1% fulminant hepatitis

198

What is hepatitis delta?

viroid that can only grow in hepatits B infected cells
small RNA copied by host RNA pol II, catalytically active ribozyme that processes itself
encodes 1 antigen becomes packaged in Hep B sAg

199

What are the clinical features of Hepatitis D?

coinfection; sever acute disease and low risk of chronic infection
superinfections(subsequent to HBV) usualy develop chronic HDV and high risk of sever chronic liver disease

200

What is the treatment of HBV?

vaccination is key to prevent infection of high-risk individuals and infants
polymerase inhibitors, nucleoside analogs, IFN-alpha; aka antivirals
new approaches silence HBV expression during chronic infection

201

Hepatitis C is what structure?

flavivirus; pos strand, RNA virus. Enveloped virions
9 kB genome; 10 proteins, involves proteolytic processing
many quasi-species
encodes multiple immunomodulators
liver damage primarily due to immunopathology
hihg incidence of chronic and asymptomatic infections
assoicated with hepatic carcinoma

202

What is the viral life cycle of hepatitis C?

hepatocyte specific- basis for developing therapies
intimate relationship with intracellular lipids and membranes
RNA replication; IRES-mediated translation
proteolytic processing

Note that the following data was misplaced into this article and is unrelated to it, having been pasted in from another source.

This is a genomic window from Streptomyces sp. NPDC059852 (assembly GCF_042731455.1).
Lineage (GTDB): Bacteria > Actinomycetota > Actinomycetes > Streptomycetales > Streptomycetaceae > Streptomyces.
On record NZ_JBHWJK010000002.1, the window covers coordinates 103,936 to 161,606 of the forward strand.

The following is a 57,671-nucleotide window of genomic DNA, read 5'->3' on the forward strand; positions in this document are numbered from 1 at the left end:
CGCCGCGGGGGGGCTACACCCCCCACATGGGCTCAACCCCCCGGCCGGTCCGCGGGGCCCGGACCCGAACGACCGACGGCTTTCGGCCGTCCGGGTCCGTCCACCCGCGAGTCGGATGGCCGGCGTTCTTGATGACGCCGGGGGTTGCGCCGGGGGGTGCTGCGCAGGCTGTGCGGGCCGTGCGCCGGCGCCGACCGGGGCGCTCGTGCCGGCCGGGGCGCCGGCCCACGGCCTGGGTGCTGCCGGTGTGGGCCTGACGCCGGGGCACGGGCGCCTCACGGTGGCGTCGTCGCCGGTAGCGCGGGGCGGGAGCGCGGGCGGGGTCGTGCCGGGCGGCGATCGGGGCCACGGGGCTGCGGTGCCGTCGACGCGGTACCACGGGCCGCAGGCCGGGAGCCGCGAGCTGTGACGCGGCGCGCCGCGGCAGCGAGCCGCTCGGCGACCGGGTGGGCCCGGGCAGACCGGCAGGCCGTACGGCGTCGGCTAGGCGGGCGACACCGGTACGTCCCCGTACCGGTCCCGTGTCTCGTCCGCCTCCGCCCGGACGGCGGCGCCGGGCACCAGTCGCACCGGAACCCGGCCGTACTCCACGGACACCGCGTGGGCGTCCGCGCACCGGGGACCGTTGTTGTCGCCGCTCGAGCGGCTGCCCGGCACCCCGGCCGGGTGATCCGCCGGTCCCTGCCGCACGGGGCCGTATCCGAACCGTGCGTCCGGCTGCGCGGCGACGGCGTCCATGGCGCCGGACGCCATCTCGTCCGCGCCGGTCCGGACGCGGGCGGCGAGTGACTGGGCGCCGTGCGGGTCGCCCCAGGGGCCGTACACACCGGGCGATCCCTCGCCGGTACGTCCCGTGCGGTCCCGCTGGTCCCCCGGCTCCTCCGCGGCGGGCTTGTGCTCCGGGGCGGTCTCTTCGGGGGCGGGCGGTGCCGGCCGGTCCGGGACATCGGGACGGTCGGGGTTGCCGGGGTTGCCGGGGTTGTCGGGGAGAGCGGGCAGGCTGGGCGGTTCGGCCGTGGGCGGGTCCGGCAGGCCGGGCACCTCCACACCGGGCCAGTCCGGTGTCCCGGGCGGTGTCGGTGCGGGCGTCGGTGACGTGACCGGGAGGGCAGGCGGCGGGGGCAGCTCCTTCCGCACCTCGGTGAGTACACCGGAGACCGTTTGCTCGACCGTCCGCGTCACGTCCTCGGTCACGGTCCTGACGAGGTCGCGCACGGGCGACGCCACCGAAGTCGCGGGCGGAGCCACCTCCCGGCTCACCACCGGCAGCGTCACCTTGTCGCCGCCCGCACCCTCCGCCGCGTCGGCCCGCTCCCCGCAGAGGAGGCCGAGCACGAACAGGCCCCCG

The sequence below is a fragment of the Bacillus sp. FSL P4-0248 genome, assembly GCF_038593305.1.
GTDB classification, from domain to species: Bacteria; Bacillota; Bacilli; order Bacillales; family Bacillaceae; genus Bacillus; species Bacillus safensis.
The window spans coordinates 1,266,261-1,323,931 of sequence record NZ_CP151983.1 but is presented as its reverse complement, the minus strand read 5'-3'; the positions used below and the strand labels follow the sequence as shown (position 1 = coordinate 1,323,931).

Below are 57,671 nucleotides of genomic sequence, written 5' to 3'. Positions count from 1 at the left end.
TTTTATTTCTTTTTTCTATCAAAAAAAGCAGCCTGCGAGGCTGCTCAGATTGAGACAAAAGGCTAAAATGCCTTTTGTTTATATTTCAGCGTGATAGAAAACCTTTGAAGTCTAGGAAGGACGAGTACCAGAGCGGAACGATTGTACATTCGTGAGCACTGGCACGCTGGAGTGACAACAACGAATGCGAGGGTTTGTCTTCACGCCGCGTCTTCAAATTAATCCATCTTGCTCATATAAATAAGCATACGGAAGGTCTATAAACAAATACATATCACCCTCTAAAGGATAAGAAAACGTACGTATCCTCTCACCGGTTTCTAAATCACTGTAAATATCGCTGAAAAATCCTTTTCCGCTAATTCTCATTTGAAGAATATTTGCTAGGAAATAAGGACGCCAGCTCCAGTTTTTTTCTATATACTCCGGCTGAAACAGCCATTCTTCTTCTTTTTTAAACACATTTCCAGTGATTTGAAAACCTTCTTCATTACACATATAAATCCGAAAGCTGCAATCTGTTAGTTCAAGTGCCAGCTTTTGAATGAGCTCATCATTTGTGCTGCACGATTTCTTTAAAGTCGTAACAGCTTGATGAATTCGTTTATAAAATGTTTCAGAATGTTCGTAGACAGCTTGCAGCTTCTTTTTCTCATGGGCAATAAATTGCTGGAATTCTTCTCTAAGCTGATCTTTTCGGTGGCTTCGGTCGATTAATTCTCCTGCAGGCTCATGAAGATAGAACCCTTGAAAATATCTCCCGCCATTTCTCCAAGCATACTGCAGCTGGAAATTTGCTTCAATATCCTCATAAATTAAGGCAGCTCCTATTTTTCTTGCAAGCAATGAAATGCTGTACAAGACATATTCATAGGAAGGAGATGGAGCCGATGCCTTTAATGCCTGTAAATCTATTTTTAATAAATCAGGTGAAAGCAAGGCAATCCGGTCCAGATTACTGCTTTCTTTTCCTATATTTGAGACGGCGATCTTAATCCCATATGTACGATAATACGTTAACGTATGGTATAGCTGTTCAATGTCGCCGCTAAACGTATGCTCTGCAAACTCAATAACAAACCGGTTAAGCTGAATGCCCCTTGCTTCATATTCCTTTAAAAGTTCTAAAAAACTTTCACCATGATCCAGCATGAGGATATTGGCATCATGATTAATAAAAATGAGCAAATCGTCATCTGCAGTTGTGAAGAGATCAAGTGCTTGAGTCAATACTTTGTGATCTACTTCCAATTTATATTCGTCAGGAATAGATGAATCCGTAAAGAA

membrane associated RNA replication
assembly
maturation and release

203

What are the most common sources of Hep C infection?

60% IVDU
15% Sexual

204

What are teh clinical outcomes of HCV infection of Adults?

15% resolution
85% persistent infection
--6% liver failure
--20% cirrhosis
--4% hepatocellualr carcinoma

205

Why does HCV lead to a high incidence of carcinoma?

HCV core proteins interact and regulate many tumor suppressors; induce steatosiss
envelope protein E2 inhbiits NK cells
non-structural proein NS3 can enhance cell growth
NS5A enhances cell growth and prevents apoptosis

206

How does the IL28B gene playa keyaoutcome in HCV infectin?

it encodes IFN-gamma and a polymorphism has a strong impact on teh response to IFN therapy as well as natural clearance; the primary genotye in the US has more trouble clearing

207

What makes a virus an inmportant feasible target for vaccine development?

infection is serious enough
limited number of serotypes
virus doesn't mutate rapidly
natural infection is acute and self-limiting and immunity is long-lasting